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March 27, 1996

NCR RESTARTS DATA WAREHOUSE CAMPAIGN

By CBR Staff Writer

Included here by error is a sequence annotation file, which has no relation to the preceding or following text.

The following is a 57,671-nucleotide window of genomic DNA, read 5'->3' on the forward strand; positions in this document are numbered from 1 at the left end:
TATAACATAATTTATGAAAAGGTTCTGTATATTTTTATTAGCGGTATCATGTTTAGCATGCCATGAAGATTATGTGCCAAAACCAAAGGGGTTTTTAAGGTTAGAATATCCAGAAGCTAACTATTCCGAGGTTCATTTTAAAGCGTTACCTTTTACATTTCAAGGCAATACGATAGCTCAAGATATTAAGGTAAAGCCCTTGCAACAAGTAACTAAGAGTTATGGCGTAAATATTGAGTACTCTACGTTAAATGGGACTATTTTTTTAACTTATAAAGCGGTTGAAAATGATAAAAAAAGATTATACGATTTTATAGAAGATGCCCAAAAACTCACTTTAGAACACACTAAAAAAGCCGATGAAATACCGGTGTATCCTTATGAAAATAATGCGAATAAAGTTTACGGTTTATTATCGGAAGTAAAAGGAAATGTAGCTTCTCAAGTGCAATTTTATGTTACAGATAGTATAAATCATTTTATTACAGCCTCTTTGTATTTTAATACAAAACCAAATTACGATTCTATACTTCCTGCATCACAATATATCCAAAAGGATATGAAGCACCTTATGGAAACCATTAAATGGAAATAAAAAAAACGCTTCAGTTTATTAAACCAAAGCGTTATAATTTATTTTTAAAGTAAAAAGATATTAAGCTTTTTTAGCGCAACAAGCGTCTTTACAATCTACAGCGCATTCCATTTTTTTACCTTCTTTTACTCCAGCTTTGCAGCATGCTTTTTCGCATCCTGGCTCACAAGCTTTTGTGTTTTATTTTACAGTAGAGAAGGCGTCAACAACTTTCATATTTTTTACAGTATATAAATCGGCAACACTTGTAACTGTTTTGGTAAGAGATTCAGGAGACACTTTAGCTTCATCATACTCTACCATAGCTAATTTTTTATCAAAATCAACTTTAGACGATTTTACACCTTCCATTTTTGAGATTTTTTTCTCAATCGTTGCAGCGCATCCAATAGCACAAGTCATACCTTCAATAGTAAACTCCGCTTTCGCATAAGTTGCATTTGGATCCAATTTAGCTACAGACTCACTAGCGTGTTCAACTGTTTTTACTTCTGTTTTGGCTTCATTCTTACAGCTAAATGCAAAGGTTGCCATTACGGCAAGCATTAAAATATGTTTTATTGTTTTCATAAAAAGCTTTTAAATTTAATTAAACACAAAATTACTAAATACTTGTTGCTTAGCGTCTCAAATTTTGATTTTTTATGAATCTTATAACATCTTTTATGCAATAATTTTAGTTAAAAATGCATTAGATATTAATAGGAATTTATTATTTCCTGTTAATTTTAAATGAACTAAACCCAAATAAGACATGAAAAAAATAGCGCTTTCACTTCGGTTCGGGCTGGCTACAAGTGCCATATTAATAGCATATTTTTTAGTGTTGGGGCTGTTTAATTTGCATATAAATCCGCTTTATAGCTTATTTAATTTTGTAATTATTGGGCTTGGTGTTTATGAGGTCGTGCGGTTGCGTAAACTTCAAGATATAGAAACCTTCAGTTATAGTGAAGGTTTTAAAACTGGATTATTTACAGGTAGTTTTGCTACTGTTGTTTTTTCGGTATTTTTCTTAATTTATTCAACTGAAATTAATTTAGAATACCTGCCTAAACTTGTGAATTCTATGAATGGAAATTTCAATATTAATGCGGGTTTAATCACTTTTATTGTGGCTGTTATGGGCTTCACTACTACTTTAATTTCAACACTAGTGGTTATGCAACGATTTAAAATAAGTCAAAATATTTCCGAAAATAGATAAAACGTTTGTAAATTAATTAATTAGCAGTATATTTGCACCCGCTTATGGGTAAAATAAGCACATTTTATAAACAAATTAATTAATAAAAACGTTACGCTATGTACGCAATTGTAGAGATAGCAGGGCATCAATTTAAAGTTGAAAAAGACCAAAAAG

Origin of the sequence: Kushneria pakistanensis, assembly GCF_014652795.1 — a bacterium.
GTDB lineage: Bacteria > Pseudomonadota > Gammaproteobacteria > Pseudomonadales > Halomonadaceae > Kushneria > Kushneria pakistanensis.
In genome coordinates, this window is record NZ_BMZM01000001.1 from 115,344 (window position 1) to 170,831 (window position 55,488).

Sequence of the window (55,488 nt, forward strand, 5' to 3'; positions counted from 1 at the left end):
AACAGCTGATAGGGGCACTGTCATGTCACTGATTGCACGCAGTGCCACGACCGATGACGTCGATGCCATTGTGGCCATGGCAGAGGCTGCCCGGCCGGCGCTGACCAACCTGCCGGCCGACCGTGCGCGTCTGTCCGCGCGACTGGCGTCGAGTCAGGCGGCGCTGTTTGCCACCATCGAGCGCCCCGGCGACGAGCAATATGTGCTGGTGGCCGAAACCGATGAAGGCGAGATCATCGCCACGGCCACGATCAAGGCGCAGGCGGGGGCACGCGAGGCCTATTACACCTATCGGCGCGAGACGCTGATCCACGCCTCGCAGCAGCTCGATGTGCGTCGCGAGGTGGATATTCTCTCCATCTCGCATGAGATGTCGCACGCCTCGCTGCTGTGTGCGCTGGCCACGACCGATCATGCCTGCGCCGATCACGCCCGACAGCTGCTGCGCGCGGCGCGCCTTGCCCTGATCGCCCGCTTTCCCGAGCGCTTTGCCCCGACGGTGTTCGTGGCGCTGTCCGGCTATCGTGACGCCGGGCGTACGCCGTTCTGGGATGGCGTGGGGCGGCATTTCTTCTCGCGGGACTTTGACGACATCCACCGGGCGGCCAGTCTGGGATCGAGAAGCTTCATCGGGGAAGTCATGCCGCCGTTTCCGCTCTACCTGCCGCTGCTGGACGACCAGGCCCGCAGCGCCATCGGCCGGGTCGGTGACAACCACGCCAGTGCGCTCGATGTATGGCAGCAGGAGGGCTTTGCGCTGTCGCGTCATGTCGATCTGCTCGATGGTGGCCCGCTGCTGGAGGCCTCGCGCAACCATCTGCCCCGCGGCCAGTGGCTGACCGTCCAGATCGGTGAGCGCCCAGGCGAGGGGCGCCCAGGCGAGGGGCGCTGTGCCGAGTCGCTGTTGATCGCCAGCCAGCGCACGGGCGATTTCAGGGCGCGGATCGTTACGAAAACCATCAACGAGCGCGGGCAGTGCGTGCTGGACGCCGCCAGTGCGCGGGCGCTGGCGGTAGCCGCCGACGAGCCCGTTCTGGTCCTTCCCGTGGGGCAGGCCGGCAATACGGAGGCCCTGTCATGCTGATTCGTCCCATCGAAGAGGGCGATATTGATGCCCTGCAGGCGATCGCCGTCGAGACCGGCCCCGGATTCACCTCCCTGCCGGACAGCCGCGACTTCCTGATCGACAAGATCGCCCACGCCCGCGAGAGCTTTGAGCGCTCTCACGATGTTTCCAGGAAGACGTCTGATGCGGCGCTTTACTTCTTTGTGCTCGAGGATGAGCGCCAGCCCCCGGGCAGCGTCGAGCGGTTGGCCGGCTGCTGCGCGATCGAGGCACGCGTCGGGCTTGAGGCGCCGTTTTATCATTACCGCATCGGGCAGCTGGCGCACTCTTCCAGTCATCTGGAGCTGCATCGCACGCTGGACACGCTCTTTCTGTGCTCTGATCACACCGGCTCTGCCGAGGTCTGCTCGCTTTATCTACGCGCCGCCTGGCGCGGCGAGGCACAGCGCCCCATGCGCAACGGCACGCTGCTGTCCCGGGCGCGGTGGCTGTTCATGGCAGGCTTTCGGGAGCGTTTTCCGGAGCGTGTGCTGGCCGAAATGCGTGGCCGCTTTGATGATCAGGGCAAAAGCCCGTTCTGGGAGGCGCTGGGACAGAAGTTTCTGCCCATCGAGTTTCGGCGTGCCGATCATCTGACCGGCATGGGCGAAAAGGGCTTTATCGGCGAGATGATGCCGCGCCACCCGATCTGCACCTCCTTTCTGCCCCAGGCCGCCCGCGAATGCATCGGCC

Once again allowed to refer to itself as the Teradata company, NCR Corp, this week becomes the latest vendor to unwrap a strategy that it claims will put it back in data warehousing in a big way. NCR, currently de-merging from AT&T Corp, says it will launch a Scaleable Data Warehouse program targeting the huge percentage of potential data warehouse customers for whom its famed high-end, multi-million dollar Terabyte-size massively parallel offerings are not an immediate option. Up to 80% of potential warehousing customers, it believes, are medium-sized businesses or individual departments in large organizations currently exploring warehouse strategies. A further 15% are organizations that have already decided to implement warehousing but expect to prove the system beginning in one specific area of their business. Only around 5% of the market is ready to launch headlong into large-scale warehousing offerings. Indeed, Meta Group Inc has found that 88% of companies making an initial investment in data warehousing have databases under 100Gb. A 15- day First Step sales program is targeted at the 80% of potential users. It is designed to show organizations the benefits of data warehousing using their own data, without building an actual system. NCR will provide evaluation hardware (a 4100 server), software (relational database and MicroStrategy query and analysis tools) and training for prototyping a system. Prices go from $30,000 to $50,000. A RightStart program, targeted at the 15%, is a departmental – or data mart – offering designed to enable users to take the plunge on a limited scale. Implementation is guaranteed within 90 days. RightStart includes NCR’s data warehouse discovery, design, system readiness, implementation and support and enhancement services. Hardware includes a Unix-based 5100s symmetric multiprocessing server with Teradata, Informix or Oracle databases plus data transformation and information access tools. Prices go from the low $100,000s to $1m. The Custom Engagement is NCR’s full-scale data warehouse implementation program. NCR has signed a slew of third party independent software vendors for the program, including Andyne Systems Inc, Apertus Technologies Inc, Business Objects SA, Carleton Inc, Holistics Inc, Informix Software Inc, Kenan Inc, Microsoft Corp, MicroStrategy Inc, Oracle Corp, Powersoft Corp, Prism Solutions Inc, Red Brick Software Inc, Software AG and Sybase Inc. It has a shopping list of others it wants on board. NCR says it has abandoned its previous strategy of doing extensive warehouse interoperability and testing work with one or two partners in favour of a higher-level scatter-gun approach. It has found that potential program customers are more concerned with breadth of choice than having one or two specialist options to hand. NCR, which describes the data warehouse as a process, not a product, believes that only IBM Corp and Tandem Computers Inc have offerings that compete with Teradata at the high end of the $2,000m data warehouse market. It describes the Hewlett- Packard Cos and Pyramid Technology Corps of this world as second- tier players. It says it has shipped 400 data warehouse systems, 50% of them with databases over 100Gb. It is currently trying to figure out how Windows NT will play in its data warehouse offerings – which are Unix-only now – expecting its first use will be for data markets. NCR recently outgunned IBM’s TPC-D (decision support) results, recording 216.9 TPC-D power (QppD) and 170.1 TPC-D throughput (QthD), hitting a price-performance mark of $28,272 (per QphD) running a 100Gb Teradata V2.1.1 database on a five-node, eight-way (40-processor) 5100m Unix MP- RAS 3.0.0 server. IBM achieved 207.01 performance, 85.58 throughput at $33,640 per QphD on a 32-way RS/600 SP-302, running AIX 3.2.5 and DB2 PE 1.1.

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